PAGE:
10 Things I Wish I Knew About Eating In Italy Before I Went


1. There is no such thing as free water.  If you want water at a restaurant you’re going to have to pay up. Restaurants usually charge about 1.5 euros for a bottle of water, price depends on the size of the bottle and the location of the restaurant. The tap water in Italy is drinkable, and many restaurants will allow you to bring water from outside.

2. Restaurants charge you to sit down. Restaurants will charge you a “sitting fee” of about 2 euros to sit at one of their tables or counters. This is why many servers, especially in tourist areas, will try and aggressively sell you on why you should eat there.

3. Expect to pay for the “free” bread or chips at the table. Nothing is free at restaurants in Italy. Repeat. NOTHING is free. In America, we are used to indulging complimentary bread or breadsticks before our meal. But in Italy, they might bring it out without asking you, and expect to see it on your bill.

4. There will be smoking at outdoor restaurants. Having a relaxing glass of wine or cigarette during lunch or dinner is completely normal, so expect to be sitting next to tables of smokers. Many of the tables will already come with an ashtray, and several of the restaurants have cigarette vending machines.

5. Don’t eat Chinese food! As a spoiled SoCal gal, I had a major craving for some good ole’ dumplings, fried rice, and rice porridge. Yet what I got was the saltiest, strange food vaguely resembling “Chinese” food. Yup, never again.

6. Don’t expect servers to be super smiley or accommodating. Since servers aren’t living off tips they’re much less likely to bend over backwards for you while maintaining a smile like they do in America.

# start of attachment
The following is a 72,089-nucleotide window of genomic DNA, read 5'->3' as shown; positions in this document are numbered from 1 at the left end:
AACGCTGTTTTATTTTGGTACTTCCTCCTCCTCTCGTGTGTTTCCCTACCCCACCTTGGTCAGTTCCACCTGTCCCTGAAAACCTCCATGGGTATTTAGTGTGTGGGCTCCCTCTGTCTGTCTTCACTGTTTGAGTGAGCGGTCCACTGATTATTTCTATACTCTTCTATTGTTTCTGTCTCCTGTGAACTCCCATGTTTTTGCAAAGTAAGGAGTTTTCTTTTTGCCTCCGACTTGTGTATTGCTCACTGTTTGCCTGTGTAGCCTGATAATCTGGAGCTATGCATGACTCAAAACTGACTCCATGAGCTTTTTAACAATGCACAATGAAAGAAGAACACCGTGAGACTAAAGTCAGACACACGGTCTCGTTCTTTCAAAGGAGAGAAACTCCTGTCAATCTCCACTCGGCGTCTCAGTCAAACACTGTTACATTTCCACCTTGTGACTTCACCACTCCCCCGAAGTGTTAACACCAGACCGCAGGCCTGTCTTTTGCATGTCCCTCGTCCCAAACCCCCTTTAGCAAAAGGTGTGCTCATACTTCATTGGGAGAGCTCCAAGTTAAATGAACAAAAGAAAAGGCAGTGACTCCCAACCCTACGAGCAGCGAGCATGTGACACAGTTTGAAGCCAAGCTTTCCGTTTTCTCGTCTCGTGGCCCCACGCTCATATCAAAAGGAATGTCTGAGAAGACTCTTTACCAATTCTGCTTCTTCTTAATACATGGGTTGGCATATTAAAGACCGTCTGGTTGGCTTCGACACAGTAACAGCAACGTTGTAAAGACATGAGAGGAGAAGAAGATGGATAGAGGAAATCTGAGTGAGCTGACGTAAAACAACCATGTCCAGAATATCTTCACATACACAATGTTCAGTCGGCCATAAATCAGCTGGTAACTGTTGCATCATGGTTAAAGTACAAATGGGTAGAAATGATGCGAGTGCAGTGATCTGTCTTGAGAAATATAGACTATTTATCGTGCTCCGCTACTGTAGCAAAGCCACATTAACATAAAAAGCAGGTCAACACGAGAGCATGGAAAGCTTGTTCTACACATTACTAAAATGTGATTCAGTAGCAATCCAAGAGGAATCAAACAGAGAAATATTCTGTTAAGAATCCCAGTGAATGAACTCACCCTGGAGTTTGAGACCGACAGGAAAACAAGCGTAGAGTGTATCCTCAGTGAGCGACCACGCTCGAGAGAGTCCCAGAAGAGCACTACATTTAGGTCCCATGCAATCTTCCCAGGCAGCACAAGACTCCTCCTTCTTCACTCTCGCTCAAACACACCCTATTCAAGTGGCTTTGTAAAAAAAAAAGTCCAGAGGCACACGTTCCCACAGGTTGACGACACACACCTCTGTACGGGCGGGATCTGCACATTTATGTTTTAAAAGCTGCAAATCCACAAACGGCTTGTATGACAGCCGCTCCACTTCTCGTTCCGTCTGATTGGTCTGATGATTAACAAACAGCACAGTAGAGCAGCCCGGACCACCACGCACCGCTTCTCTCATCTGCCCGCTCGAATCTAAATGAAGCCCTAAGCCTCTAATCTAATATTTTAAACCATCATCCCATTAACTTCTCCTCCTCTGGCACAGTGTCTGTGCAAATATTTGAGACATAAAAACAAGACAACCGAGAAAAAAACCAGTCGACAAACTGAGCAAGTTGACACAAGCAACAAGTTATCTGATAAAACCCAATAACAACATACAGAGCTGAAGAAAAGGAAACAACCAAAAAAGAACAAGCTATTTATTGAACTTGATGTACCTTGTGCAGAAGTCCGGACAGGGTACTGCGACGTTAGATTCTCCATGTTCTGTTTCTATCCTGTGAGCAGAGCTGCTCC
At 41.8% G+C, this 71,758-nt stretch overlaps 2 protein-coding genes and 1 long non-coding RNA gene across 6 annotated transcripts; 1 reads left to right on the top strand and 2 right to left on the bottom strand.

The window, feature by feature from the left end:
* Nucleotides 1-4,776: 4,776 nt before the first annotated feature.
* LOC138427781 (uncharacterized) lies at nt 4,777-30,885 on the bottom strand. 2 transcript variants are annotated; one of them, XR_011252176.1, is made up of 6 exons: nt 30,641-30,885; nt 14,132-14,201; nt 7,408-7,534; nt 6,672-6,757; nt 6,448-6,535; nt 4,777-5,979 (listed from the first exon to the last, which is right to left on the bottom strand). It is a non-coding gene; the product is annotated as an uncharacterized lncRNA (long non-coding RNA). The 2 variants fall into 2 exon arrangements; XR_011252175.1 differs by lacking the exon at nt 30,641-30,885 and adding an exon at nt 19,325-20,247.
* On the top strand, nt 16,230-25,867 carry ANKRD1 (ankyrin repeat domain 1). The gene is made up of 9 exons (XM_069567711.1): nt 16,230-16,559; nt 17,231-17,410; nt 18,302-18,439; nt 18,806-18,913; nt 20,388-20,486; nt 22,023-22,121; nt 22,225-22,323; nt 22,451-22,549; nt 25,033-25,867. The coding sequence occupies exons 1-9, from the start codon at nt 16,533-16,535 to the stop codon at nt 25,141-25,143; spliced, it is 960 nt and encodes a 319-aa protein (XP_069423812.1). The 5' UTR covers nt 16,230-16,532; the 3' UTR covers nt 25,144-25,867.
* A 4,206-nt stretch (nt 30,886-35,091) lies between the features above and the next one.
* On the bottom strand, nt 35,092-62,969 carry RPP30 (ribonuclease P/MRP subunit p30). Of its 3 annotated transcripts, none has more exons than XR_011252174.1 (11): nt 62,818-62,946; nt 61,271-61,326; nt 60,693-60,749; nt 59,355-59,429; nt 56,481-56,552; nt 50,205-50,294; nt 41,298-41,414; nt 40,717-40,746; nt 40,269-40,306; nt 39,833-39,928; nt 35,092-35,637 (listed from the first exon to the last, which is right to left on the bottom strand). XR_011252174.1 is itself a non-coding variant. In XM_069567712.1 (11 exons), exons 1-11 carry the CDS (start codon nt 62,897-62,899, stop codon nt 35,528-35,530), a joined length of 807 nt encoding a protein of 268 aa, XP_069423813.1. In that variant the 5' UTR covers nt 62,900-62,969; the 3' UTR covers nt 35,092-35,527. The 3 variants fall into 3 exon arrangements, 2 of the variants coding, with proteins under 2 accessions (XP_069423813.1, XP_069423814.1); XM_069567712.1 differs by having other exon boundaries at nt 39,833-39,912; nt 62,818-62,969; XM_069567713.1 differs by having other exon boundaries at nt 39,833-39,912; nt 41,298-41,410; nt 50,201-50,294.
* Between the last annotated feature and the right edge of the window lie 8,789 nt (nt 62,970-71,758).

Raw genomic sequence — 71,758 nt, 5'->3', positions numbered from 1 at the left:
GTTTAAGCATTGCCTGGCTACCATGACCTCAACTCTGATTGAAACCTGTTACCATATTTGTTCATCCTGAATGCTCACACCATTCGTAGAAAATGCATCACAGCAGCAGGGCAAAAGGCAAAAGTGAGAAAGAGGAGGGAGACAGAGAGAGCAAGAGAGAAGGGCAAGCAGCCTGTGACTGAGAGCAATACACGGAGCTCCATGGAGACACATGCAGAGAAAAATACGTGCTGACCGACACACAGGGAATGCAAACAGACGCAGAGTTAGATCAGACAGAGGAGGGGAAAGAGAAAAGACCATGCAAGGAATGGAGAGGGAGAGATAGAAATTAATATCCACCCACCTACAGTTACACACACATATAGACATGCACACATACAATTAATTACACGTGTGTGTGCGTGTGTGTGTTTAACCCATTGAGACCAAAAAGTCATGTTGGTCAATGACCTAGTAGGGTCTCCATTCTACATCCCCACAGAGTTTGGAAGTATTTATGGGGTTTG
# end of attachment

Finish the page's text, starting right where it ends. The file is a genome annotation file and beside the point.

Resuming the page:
7. Expect your coffee strong. Coffee in Italy is an important affair, and nothing like the cold sweet drinks we’re used to at Starbucks. When I asked for an ice coffee at a café, they gave me an utterly confused look, and ended up giving me a coffee that was shaken over ice. Frappuccinos and iced Latte’s are just not a thing here; with most Italians drinking a straight shot of espresso every morning or as a desert after their meal.

8. Five course meals are a must have at some restaurants. A few restaurants we tried to frequent would not let us dine if we didn’t order at least three courses. The Italian dinner is a big deal and often comes complete with an antipasto/primo/secondo/contorno/and dolce. The antipasto is something to nibble on before the meal, often olives, nuts, or a glass of wine. The antipasto is the first course, usually a pasta, risotto, rice, polento, or charcuterie platter. The secondo is the second course, usually a chicken, fish, or meat dish. The contorno is a platter of vegetables that accompany the second course, and lastly, the dolce is the dessert!

9. McDonalds is neither quick nor cheap. When we stopped at a McDonalds in a more rural area, our order took almost 20 minutes to come out even though there was no one else there. There is definitely a more laid back culture, and they felt no need to rush our order. Plus, the McDonalds was pricier, with fish filets costing 4 euros and no soda fountain, only bottled juices and canned soda.

10. Breakfast is simple. We usually ate a really simple breakfast at a café or the hotel. There is no such thing as pancakes and waffles here, instead a piece of toast with tomato puree and a few slices of prosciutto will do the trick.